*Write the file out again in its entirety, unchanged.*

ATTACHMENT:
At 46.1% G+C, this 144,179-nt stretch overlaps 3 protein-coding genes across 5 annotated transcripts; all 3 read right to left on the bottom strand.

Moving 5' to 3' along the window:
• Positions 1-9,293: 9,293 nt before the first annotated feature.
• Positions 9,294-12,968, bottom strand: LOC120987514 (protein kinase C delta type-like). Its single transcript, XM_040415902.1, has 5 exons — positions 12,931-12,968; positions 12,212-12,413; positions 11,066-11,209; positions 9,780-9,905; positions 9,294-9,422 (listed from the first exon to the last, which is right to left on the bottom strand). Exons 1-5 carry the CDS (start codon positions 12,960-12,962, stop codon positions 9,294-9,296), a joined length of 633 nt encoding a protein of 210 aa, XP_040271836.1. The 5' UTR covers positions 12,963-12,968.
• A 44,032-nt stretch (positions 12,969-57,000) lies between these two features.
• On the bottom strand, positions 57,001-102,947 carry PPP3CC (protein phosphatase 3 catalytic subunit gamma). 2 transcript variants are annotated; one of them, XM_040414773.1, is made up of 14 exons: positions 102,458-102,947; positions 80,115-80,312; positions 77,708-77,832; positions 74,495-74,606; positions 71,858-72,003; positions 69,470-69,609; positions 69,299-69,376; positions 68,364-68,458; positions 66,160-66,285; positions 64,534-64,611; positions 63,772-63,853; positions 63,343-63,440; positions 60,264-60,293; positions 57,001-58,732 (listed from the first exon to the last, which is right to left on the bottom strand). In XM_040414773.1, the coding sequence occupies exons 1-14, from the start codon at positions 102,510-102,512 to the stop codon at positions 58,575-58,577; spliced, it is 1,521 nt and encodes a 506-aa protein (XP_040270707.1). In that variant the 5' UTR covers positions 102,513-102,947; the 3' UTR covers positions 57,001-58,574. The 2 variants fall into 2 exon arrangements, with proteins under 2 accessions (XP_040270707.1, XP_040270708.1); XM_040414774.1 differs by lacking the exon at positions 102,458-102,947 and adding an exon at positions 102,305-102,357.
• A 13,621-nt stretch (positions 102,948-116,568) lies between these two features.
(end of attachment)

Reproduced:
At 46.1% G+C, this 144,179-nt stretch overlaps 3 protein-coding genes across 5 annotated transcripts; all 3 read right to left on the bottom strand.

Moving 5' to 3' along the window:
• Positions 1-9,293: 9,293 nt before the first annotated feature.
• Positions 9,294-12,968, bottom strand: LOC120987514 (protein kinase C delta type-like). Its single transcript, XM_040415902.1, has 5 exons — positions 12,931-12,968; positions 12,212-12,413; positions 11,066-11,209; positions 9,780-9,905; positions 9,294-9,422 (listed from the first exon to the last, which is right to left on the bottom strand). Exons 1-5 carry the CDS (start codon positions 12,960-12,962, stop codon positions 9,294-9,296), a joined length of 633 nt encoding a protein of 210 aa, XP_040271836.1. The 5' UTR covers positions 12,963-12,968.
• A 44,032-nt stretch (positions 12,969-57,000) lies between these two features.
• On the bottom strand, positions 57,001-102,947 carry PPP3CC (protein phosphatase 3 catalytic subunit gamma). 2 transcript variants are annotated; one of them, XM_040414773.1, is made up of 14 exons: positions 102,458-102,947; positions 80,115-80,312; positions 77,708-77,832; positions 74,495-74,606; positions 71,858-72,003; positions 69,470-69,609; positions 69,299-69,376; positions 68,364-68,458; positions 66,160-66,285; positions 64,534-64,611; positions 63,772-63,853; positions 63,343-63,440; positions 60,264-60,293; positions 57,001-58,732 (listed from the first exon to the last, which is right to left on the bottom strand). In XM_040414773.1, the coding sequence occupies exons 1-14, from the start codon at positions 102,510-102,512 to the stop codon at positions 58,575-58,577; spliced, it is 1,521 nt and encodes a 506-aa protein (XP_040270707.1). In that variant the 5' UTR covers positions 102,513-102,947; the 3' UTR covers positions 57,001-58,574. The 2 variants fall into 2 exon arrangements, with proteins under 2 accessions (XP_040270707.1, XP_040270708.1); XM_040414774.1 differs by lacking the exon at positions 102,458-102,947 and adding an exon at positions 102,305-102,357.
• A 13,621-nt stretch (positions 102,948-116,568) lies between these two features.